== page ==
Time to fix teacher accountability


By Harshmeet Singh

Almost everything that can go wrong with our public education system has gone wrong. Even the revolutionary Right to Education Act only focuses on secondary factors such as increasing the student enrollment ratio, school’s infrastructure and mid-day meals while keeping mum on factors such as the quality of teaching inside the classroom and teacher accountability.

Though the gross school enrollment ratio has touched the high 90% mark in the country, India is still home to 37% of the world’s illiterate population, according to the Education for All (EFA) Global Monitoring report by UNESCO. While there can be many factors leading to such dismal numbers, absence of teacher accountability in India’s Public Education System owns the largest pie.

Absence of teachers from classrooms is a common feature of most public schools in the country and even when the students are fortunate enough to get a teacher, there is hardly any learning inside the classroom. This can be concluded from the 10th Annual Status of Education Report (ASER 2014) which shows that half of the students in class 5th aren’t able to read a text meant for 2nd grade. These numbers do not strengthen our claim of an emerging global superpower.

Low teacher accountability in the country is attributed to a number of reasons including indifferent teachers, powerful teacher unions and absence of moral accountability. In January last year, the AAP government in Delhi had to roll back its proposal to increase the working hours for teachers in the public schools of the National capital since the move came under severe criticism from the teachers’ community. With the public school teachers getting 2-3 times the pay as compared to their counterparts in private schools, inadequate monetary compensation can’t be a reason behind their lackadaisical attitude. On top of this, the teachers also enjoy a large number of holidays which neutralizes the claims like a stressful schedule doesn’t allow the teachers to be at their best inside the classroom.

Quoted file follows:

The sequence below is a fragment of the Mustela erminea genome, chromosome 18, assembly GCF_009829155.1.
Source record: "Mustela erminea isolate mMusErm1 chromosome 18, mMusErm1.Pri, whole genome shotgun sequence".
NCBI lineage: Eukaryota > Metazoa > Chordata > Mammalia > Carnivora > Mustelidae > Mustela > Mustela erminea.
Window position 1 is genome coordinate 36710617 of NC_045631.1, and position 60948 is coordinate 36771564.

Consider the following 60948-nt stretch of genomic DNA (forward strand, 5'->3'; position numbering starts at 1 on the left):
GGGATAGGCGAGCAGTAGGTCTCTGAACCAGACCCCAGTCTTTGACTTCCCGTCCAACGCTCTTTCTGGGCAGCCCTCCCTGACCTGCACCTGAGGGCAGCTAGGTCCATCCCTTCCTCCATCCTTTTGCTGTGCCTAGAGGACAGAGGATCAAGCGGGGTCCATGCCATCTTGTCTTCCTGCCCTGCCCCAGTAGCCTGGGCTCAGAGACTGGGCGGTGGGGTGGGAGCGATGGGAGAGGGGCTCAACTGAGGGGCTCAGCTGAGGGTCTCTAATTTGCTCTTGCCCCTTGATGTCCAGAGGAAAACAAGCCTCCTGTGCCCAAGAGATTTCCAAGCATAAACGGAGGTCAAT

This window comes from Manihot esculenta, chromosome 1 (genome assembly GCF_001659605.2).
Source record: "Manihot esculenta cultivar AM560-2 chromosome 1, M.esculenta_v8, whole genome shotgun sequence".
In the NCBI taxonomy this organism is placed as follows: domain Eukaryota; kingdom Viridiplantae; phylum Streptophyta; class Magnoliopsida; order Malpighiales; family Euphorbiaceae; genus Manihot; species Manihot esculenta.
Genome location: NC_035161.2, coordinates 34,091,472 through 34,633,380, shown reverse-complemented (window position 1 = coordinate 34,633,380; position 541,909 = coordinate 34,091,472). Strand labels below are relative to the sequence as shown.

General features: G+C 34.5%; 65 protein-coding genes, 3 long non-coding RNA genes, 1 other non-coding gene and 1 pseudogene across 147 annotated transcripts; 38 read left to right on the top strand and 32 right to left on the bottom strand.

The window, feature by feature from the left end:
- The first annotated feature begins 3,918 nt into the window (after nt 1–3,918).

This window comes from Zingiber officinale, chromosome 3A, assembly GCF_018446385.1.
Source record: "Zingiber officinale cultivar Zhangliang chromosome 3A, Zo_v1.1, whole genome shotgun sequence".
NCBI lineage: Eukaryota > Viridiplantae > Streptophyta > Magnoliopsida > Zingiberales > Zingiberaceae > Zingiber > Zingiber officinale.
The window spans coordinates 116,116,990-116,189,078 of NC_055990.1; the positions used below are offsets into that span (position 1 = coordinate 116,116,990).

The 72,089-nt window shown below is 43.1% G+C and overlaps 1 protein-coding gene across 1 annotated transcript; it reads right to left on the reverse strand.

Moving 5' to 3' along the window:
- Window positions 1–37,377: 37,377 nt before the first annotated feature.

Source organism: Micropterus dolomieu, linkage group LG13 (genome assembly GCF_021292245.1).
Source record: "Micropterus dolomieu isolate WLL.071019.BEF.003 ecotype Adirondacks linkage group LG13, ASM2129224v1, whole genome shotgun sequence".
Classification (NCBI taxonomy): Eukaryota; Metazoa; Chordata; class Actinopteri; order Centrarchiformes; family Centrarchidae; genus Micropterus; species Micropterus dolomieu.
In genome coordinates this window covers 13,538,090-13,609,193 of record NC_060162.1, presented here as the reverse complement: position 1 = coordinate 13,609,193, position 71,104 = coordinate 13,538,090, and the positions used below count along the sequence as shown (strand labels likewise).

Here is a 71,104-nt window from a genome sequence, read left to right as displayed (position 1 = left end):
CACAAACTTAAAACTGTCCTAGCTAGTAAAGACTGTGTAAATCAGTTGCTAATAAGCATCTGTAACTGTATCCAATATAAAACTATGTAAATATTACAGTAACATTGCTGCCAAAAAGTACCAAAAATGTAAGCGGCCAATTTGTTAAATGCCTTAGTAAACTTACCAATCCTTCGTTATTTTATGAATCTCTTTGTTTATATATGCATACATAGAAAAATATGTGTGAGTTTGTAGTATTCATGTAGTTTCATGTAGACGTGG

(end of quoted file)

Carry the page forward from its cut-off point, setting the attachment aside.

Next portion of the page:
There is absolutely no parameter to mark the teachers’ performance in our public schools. The ‘no fail till class 8th’ rule in schools has further dissolved whatever accountability the teachers might have had in case the students failed.

In comparison, the US education system has a robust teacher accountability system in place. The teachers are marked on the basis of their performance in each session. While 60% of teachers’ grades are in hands of the school administrator, the rest depend upon the academic performance of the students. The teachers are marked based on the grades they achieve. For example, 65% – 75% makes a teacher ‘developing’ while 75% – 90% makes a teacher ‘good’.

A teacher getting less than 65% grades in two consecutive sessions loses his/her teaching license and would be required to regain the license by passing a set of 3 rigorous written examinations if he/she desires to continue as a teacher in the country. This continues throughout their teaching careers.

In addition, every teacher needs to spend at least 35 hours a year undertaking professional development activities such as lesson planning or attending workshops which would be helpful inside the classroom. Such provisions are nonexistent in India.

The ‘work hard – take accolades, don’t perform – leave’ rule doesn’t apply to public school teachers in India. Someone has to take accountability for the dismal performance of our public education system. If not the people responsible for it, then who else?